DULUTH, Ga. (10/17/2012) – Marines from Marine Special Operations Command took part in a bicycle ride from Little Creek, Va., to Lake Lanier Resort, Ga., from Sept. 4 through Sept. 9 to honor fallen Special Forces operators.
September 8, 2012 - Marines, sailors, police, and fire fighters after completing the 2012 Operation One Voice Honor Ride honoring fallen Special Operators. Photo by USMC Sgt. Anthony Carter
"The concept behind Operation One Voice is pretty simple in that in the days following 9/11 firefighters and police officers handed off protecting our nation to our military troops, especially those at the tip of the spear. We are the 911 service to not only our local communities, but we will also be that for our SOF community," said Lt. Bill Stevens, Duluth Police Department, Operation One Voice Volunteer CEO.
Operation One Voice sponsored the 6th annual ride, this year was to honor the first Navy Seal killed in Afghanistan, Petty Officer 1st Class Neil Roberts. The Naval Special Warfare, Group Two headquarters was the start of the event, this ride is 605 miles of grueling hills and weather. the riders took off to make their first stop in Ft. Bragg, N.C. 16 riders participated, they were split into three groups. Each rider had their own bike ranging from your regular road bikes to professional bikes being almost as expensive as a used car. Group one started the day, group two rode the most miles, and group three finished each day in the city they stayed. Day one would cover 180 miles for the groups.
"I was privileged to have had the opportunity to participate in the 2012 Operation One Voice Honor Ride that paid tribute to PO1 Neil Roberts. Benevolent organizations such as Operation One Voice and great Americans like Bill Stevens as well as the other police and fire men from Duluth, that made this event happen deserve a loud and thunderous HOOYA! Great ride, great support, great camaraderie, great cause - looking forward to next year!" said Master Chief Petty Officer Rob Keeley, Naval Special Warfare Group Two, Senior Enlisted Leader, Little Creek, Va.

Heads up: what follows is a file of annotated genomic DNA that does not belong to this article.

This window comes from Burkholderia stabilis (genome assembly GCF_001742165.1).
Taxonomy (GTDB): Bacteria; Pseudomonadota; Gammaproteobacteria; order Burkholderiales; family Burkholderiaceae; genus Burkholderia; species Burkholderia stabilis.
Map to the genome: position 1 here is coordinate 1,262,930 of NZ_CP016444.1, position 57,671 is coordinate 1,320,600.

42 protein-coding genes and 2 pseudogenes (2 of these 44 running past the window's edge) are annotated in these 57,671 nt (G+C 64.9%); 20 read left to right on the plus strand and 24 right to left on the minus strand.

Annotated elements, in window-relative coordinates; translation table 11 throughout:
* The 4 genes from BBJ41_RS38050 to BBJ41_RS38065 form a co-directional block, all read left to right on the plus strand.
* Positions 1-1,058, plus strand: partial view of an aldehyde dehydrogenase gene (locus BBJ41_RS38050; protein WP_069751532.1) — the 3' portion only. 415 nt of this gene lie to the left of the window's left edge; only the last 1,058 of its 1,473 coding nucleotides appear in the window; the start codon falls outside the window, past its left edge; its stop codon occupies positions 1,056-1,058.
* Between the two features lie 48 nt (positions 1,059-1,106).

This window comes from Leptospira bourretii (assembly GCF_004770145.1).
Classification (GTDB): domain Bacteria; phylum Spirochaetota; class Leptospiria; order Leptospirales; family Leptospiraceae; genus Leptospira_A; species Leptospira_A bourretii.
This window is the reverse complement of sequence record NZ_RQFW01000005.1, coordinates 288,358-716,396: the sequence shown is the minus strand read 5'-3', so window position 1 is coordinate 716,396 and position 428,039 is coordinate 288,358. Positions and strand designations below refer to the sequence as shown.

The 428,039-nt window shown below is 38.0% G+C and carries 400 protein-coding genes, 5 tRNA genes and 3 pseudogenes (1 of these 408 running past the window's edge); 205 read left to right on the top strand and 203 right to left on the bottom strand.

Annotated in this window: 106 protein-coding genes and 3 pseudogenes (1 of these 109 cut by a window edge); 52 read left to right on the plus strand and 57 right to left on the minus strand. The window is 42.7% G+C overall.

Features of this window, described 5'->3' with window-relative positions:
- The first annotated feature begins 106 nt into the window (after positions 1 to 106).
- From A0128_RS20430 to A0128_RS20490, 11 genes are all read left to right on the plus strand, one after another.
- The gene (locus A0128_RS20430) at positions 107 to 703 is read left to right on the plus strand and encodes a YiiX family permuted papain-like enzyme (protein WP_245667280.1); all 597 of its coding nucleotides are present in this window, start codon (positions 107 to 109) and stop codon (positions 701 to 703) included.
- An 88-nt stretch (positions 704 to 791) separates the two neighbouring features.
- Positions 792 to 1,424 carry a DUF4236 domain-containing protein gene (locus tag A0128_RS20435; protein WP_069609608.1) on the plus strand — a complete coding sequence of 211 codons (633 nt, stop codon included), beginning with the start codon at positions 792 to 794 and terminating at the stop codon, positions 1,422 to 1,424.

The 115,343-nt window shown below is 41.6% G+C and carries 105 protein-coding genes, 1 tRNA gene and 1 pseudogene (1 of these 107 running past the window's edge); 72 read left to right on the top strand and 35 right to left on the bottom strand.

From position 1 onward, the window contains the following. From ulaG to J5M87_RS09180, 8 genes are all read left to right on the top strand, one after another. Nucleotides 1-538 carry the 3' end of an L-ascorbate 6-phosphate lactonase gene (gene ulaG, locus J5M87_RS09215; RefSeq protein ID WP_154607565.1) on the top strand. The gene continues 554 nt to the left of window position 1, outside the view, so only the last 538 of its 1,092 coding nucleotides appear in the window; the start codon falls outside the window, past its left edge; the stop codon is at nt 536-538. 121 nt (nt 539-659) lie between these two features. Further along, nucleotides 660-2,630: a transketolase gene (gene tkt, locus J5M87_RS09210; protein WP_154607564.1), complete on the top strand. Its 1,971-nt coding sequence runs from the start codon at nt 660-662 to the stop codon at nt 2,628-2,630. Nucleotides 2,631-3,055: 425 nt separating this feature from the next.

The second and third day were the most exhausting for the riders in group two. Riders had to cover another 200 miles. It is called a century when you ride 100 miles. GySgt. Joshua Chmielewski, MARSOC 1ST MSOB, staff non commission officer in charge, West Coast Recruiting Screening, wanted to honor three operators he knew personally, he was determined to do three centuries for them, he felt honored to have completed these miles. Driven to push himself for a six day period, he finished with a total of 365 miles.
"If I could paint a picture to remind everyone the why and how, it would be of the memory of a Georgia State trooper cycling way beyond his ability with a Navy Seal cyclist on one side and a MARSOC Marine on the other, both with hands on the trooper's shoulders pushing him forward, NO quitters here," said Stevens.
MARSOC Commander, Major General Mark A. Clark was the guest of honor for the Operation One Voice ride. He also rode the last 30 miles of the ride. Once the riders reached the city hall in Duluth, riders got off their bikes congratulating each other and shaking hands. The next morning more than 60 local riders join in on the 23.2 miles to finish at the Lake Lanier resort pavilion. During the last stretch the resort lined the path with crosses to honor our fallen military service members, fire fighters, police officers who died on 9/11, service members who died over seas, and our honored fallen Special Forces operators. The final day, 11 year anniversary of 9/11, a ceremony was held at the Lake Lanier pavilion
"As special operators, immediately following the attack we took the fight to them. Letting them know they would not get away with this, and we would not forget," said Clark in a speech.
By USMC Sgt. Anthony Carter
Provided through DVIDS
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